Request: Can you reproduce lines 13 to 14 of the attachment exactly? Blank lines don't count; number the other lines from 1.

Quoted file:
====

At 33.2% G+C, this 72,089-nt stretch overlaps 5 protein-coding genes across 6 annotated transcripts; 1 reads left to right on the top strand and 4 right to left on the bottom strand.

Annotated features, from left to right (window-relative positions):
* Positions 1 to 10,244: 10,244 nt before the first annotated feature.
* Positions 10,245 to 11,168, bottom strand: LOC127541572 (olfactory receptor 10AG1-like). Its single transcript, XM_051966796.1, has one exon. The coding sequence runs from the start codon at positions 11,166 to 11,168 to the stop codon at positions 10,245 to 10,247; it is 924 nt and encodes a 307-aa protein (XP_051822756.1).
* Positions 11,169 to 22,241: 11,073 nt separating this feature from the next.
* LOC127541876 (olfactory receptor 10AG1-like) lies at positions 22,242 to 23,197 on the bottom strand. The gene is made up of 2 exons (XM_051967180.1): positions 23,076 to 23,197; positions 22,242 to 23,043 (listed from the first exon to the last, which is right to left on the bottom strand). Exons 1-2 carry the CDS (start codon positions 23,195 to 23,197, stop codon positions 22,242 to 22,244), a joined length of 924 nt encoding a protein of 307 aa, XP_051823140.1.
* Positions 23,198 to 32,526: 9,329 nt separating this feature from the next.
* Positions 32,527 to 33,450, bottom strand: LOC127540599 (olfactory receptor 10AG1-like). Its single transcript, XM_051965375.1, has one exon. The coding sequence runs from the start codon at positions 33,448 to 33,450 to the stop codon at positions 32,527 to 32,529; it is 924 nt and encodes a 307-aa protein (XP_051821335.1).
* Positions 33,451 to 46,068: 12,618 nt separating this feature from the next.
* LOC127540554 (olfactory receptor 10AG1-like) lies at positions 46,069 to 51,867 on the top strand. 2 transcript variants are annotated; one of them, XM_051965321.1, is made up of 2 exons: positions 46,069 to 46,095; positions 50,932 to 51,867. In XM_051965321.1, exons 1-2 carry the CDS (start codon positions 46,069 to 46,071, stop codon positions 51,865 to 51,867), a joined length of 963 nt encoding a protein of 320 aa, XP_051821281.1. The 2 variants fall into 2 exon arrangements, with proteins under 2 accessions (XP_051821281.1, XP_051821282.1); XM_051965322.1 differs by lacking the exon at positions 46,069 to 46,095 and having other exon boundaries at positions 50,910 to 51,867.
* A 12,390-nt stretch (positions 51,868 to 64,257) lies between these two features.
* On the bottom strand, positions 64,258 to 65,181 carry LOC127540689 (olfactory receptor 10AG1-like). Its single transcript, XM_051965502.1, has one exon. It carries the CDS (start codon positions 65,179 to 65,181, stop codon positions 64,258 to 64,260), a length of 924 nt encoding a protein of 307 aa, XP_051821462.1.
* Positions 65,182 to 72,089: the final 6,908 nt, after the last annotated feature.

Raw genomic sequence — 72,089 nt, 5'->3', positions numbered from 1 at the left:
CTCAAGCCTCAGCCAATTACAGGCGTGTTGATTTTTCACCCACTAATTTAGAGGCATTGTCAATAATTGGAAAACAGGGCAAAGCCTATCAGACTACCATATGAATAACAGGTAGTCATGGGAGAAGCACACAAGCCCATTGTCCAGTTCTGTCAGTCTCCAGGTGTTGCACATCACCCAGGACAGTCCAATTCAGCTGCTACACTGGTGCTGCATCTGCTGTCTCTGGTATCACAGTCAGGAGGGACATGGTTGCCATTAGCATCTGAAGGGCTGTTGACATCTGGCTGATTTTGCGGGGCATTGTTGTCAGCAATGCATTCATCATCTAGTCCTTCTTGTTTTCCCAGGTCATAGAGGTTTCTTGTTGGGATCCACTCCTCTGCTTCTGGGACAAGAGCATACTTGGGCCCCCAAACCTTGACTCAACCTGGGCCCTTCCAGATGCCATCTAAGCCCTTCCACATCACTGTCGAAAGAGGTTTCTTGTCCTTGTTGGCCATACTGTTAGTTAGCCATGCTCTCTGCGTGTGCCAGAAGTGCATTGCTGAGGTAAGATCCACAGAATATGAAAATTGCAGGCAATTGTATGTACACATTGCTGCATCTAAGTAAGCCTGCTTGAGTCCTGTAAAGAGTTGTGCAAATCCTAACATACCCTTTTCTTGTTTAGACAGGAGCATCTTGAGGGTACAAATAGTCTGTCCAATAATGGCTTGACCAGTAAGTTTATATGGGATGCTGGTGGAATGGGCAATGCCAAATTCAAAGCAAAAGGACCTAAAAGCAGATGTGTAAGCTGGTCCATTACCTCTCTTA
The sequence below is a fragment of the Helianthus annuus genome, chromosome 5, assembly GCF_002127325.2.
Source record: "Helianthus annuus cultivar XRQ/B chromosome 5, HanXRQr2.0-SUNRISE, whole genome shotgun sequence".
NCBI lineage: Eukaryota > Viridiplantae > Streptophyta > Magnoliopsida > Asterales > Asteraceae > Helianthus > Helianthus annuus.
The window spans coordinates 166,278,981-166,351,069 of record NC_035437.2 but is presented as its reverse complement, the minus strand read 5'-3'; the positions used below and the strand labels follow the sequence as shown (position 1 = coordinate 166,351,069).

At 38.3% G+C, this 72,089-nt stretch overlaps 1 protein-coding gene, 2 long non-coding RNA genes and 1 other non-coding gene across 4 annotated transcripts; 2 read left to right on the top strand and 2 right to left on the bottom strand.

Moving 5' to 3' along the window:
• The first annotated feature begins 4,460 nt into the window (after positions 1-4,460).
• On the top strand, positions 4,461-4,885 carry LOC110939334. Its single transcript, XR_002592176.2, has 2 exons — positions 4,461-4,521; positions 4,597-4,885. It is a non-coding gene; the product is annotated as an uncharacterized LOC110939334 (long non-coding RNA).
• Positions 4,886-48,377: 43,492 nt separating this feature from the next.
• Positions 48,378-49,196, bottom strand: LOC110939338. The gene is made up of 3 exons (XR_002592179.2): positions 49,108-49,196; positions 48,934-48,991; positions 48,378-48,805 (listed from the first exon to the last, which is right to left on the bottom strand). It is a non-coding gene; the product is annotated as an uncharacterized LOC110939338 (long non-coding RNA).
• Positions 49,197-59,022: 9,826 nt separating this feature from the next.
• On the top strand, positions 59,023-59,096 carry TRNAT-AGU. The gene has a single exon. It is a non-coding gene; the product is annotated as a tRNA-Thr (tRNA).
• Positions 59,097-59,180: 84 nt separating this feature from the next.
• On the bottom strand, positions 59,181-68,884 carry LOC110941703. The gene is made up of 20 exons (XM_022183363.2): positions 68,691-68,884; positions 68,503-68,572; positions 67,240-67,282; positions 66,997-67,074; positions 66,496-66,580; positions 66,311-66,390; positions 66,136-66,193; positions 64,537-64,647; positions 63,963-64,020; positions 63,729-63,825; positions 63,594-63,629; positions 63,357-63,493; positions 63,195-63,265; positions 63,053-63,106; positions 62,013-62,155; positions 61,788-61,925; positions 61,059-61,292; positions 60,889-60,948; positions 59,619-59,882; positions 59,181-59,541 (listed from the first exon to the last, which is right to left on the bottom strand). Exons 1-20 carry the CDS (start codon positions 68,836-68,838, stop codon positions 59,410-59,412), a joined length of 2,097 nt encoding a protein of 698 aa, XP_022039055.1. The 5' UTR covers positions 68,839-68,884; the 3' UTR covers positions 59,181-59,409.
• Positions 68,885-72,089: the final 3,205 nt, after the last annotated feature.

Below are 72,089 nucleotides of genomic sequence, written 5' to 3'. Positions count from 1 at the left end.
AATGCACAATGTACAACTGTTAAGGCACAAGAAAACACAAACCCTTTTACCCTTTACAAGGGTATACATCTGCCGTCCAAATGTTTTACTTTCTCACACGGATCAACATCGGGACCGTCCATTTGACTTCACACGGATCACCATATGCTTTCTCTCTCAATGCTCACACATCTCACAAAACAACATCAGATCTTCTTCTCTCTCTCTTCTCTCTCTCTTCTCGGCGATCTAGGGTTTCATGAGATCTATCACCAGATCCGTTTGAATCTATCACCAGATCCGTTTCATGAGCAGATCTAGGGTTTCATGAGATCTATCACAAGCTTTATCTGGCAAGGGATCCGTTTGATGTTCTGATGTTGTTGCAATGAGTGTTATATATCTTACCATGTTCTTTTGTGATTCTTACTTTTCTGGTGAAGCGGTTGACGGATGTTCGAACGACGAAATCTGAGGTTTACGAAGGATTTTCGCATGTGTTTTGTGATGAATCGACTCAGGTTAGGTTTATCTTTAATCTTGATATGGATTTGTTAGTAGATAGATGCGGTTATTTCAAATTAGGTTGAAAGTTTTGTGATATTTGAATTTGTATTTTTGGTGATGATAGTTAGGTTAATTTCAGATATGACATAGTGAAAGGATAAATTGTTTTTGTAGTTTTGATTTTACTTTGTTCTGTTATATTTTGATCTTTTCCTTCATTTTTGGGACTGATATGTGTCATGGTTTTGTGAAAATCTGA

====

* Positions 65,182 to 72,089: the final 6,908 nt, after the last annotated feature.

Raw genomic sequence — 72,089 nt, 5'->3', positions numbered from 1 at the left: